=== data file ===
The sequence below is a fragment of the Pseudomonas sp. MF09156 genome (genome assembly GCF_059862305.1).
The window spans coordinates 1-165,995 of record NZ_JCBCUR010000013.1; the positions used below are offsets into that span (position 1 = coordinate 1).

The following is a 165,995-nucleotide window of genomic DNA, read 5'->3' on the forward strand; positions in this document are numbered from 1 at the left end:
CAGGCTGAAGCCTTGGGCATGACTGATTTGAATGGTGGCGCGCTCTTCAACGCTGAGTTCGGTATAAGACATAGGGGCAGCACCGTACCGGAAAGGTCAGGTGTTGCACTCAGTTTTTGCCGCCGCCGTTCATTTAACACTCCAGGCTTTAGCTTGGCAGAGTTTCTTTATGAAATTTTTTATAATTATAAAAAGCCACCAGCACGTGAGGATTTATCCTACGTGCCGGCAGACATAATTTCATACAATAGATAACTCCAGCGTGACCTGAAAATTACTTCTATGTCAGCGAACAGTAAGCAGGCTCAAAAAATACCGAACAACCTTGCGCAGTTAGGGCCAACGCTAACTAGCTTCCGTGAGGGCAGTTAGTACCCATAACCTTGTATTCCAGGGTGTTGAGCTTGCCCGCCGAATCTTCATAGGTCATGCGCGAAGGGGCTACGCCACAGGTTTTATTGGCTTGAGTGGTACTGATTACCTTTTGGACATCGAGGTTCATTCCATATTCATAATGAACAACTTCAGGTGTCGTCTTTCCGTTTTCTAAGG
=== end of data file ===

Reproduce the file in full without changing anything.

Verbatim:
The sequence below is a fragment of the Pseudomonas sp. MF09156 genome (genome assembly GCF_059862305.1).
The window spans coordinates 1-165,995 of record NZ_JCBCUR010000013.1; the positions used below are offsets into that span (position 1 = coordinate 1).

The following is a 165,995-nucleotide window of genomic DNA, read 5'->3' on the forward strand; positions in this document are numbered from 1 at the left end:
CAGGCTGAAGCCTTGGGCATGACTGATTTGAATGGTGGCGCGCTCTTCAACGCTGAGTTCGGTATAAGACATAGGGGCAGCACCGTACCGGAAAGGTCAGGTGTTGCACTCAGTTTTTGCCGCCGCCGTTCATTTAACACTCCAGGCTTTAGCTTGGCAGAGTTTCTTTATGAAATTTTTTATAATTATAAAAAGCCACCAGCACGTGAGGATTTATCCTACGTGCCGGCAGACATAATTTCATACAATAGATAACTCCAGCGTGACCTGAAAATTACTTCTATGTCAGCGAACAGTAAGCAGGCTCAAAAAATACCGAACAACCTTGCGCAGTTAGGGCCAACGCTAACTAGCTTCCGTGAGGGCAGTTAGTACCCATAACCTTGTATTCCAGGGTGTTGAGCTTGCCCGCCGAATCTTCATAGGTCATGCGCGAAGGGGCTACGCCACAGGTTTTATTGGCTTGAGTGGTACTGATTACCTTTTGGACATCGAGGTTCATTCCATATTCATAATGAACAACTTCAGGTGTCGTCTTTCCGTTTTCTAAGG